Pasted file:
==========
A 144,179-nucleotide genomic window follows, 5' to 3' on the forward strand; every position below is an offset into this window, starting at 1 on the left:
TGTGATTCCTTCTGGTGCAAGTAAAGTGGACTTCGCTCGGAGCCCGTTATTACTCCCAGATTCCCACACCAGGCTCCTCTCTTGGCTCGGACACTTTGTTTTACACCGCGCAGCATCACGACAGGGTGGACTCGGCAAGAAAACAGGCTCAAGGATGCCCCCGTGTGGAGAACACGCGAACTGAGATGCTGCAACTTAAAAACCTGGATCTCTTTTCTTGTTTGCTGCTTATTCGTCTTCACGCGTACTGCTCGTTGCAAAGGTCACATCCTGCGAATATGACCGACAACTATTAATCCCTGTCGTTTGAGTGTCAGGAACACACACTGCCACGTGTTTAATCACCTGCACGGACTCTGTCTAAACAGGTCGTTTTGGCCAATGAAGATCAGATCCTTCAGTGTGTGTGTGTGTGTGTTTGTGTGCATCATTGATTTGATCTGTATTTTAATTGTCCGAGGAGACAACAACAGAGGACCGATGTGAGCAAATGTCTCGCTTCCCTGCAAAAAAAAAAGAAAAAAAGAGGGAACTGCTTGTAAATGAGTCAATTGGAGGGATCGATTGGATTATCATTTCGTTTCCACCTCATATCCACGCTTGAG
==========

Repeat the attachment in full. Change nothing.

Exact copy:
A 144,179-nucleotide genomic window follows, 5' to 3' on the forward strand; every position below is an offset into this window, starting at 1 on the left:
TGTGATTCCTTCTGGTGCAAGTAAAGTGGACTTCGCTCGGAGCCCGTTATTACTCCCAGATTCCCACACCAGGCTCCTCTCTTGGCTCGGACACTTTGTTTTACACCGCGCAGCATCACGACAGGGTGGACTCGGCAAGAAAACAGGCTCAAGGATGCCCCCGTGTGGAGAACACGCGAACTGAGATGCTGCAACTTAAAAACCTGGATCTCTTTTCTTGTTTGCTGCTTATTCGTCTTCACGCGTACTGCTCGTTGCAAAGGTCACATCCTGCGAATATGACCGACAACTATTAATCCCTGTCGTTTGAGTGTCAGGAACACACACTGCCACGTGTTTAATCACCTGCACGGACTCTGTCTAAACAGGTCGTTTTGGCCAATGAAGATCAGATCCTTCAGTGTGTGTGTGTGTGTGTTTGTGTGCATCATTGATTTGATCTGTATTTTAATTGTCCGAGGAGACAACAACAGAGGACCGATGTGAGCAAATGTCTCGCTTCCCTGCAAAAAAAAAAGAAAAAAAGAGGGAACTGCTTGTAAATGAGTCAATTGGAGGGATCGATTGGATTATCATTTCGTTTCCACCTCATATCCACGCTTGAG